Hanging out with Ecclesiastes isn’t fun. The book goes on about the endless march of time that results in death for everyone. Everything dies––humans and animals. We can see that all living creatures go to the dirt, and we don’t have any concrete proof of what happens after that. Depressing, right? Yes––it can be. The teacher is trying to shake things up and dismantle the illusions of the reader, but it can be rough to read. The guys will talk about the context of Ecclesiastes, and why we as Jesus followers can see things differently. I n the first part of the episode (02:37-11:14), the guys talk about the “endless march of time.” Ecclesiastes has a whole poem about aging. We are all moving towards old age, and on top of that, life is unpredictable. We can’t guarantee that when we do the right thing it will work out. Where is the hope?
In the next part of the episode (11:45-21:37), Tim and Jon discuss the teacher’s warning about being overly righteous. According to the author of Ecclesiastes, it is good to be righteous and strive to live an upright and moral life, but when that becomes our sole focus we can become entitled.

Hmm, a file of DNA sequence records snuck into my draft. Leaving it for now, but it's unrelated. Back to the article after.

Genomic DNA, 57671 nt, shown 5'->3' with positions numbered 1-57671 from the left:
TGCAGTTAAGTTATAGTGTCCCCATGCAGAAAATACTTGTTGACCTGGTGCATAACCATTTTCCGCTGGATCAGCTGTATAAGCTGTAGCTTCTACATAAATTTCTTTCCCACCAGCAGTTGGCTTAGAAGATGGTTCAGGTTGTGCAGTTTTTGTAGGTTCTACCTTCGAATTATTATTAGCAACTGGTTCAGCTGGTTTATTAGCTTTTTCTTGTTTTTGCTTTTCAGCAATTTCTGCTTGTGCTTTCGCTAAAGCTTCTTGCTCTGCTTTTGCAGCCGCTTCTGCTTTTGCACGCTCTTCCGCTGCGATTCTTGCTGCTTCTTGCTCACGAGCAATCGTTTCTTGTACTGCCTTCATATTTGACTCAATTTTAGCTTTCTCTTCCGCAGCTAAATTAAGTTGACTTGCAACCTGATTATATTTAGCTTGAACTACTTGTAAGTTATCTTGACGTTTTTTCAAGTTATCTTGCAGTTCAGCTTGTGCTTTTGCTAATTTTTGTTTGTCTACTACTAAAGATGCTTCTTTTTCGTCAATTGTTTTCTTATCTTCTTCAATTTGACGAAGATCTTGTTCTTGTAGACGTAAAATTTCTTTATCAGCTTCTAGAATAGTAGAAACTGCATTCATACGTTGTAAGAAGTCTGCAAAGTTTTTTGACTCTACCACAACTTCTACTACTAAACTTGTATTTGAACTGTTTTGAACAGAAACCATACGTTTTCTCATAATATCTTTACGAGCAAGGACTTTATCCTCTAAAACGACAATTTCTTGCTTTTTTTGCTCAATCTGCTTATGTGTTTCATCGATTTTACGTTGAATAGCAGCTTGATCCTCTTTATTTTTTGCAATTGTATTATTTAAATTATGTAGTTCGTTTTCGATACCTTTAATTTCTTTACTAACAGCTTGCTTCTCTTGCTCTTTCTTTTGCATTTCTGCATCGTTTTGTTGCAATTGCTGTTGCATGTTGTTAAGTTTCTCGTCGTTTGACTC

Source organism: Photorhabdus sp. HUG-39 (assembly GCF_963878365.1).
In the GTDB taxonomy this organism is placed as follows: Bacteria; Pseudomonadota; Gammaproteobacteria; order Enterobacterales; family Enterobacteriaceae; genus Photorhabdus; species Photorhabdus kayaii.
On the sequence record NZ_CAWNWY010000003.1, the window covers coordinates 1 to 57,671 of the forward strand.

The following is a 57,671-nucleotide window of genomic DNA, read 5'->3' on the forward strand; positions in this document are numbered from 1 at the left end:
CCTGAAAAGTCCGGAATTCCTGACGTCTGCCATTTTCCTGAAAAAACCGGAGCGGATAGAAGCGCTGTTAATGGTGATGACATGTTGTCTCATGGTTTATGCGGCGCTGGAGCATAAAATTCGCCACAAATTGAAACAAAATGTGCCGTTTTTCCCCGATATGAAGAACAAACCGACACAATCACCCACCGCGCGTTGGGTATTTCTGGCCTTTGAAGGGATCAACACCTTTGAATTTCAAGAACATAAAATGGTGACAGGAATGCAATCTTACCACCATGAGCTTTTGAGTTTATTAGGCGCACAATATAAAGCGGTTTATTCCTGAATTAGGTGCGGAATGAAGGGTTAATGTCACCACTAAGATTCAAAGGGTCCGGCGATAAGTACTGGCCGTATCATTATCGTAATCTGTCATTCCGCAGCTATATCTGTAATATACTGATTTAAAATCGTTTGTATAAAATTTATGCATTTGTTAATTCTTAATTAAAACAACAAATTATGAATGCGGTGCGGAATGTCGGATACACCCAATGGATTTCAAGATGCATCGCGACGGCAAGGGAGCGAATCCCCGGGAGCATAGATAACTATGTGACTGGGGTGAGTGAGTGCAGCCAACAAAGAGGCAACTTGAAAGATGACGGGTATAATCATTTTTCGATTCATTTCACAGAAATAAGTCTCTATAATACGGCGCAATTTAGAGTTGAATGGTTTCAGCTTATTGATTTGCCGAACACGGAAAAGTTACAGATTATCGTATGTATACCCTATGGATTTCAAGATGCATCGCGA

In the next part of the episode (22:15-35:38), the guys try to make sense of all of the despair in this book. What are we supposed to do with this? We need to come to terms with our inability to control the circumstances of our lives. Acknowledging this is the secret to enjoying our lives. In the final part of the episode (36:04-1:07:10), the guys talk about how to live beyond all of the hevel of life. The teacher is talking about "life under the sun,” or our metaphor, “life in the fog.” Life still has meaning long into the future even though it can be hard to see in the present. Justice will come, life won’t always be shrouded in hevel, and one day the fog will be lifted.
Video: This episode is designed to accompany our video on the book of Ecclesiastes. You can view it on our youtube channel here:https://www.youtube.com/watch?v=VeUiuSK81-0
Scripture References: Ecclesiastes
Show Music: Defender Instrumental by Rosasharn Music Blue Skies by Unwritten Stories Flooded Meadows by Unwritten Stories
The book of Ecclesiastes is a unique book in the Bible that has delighted and confused Christians throughout the years. It is our second book in the Wisdom Series. One thing that makes it unique is where scripture relies on ancient wisdom as core to understanding God’s world, Ecclesiastes’ Wisdom is based off of experimentation. The core conclusion of Ecclesiastes is that life is Hevel. “Hevel, Hevel, everything is Hevel.” And while modern translations typically translate that Hebrew word as “Meaningless”. And it is all over the book. In Hebrew, it is the word for smoke or vapor.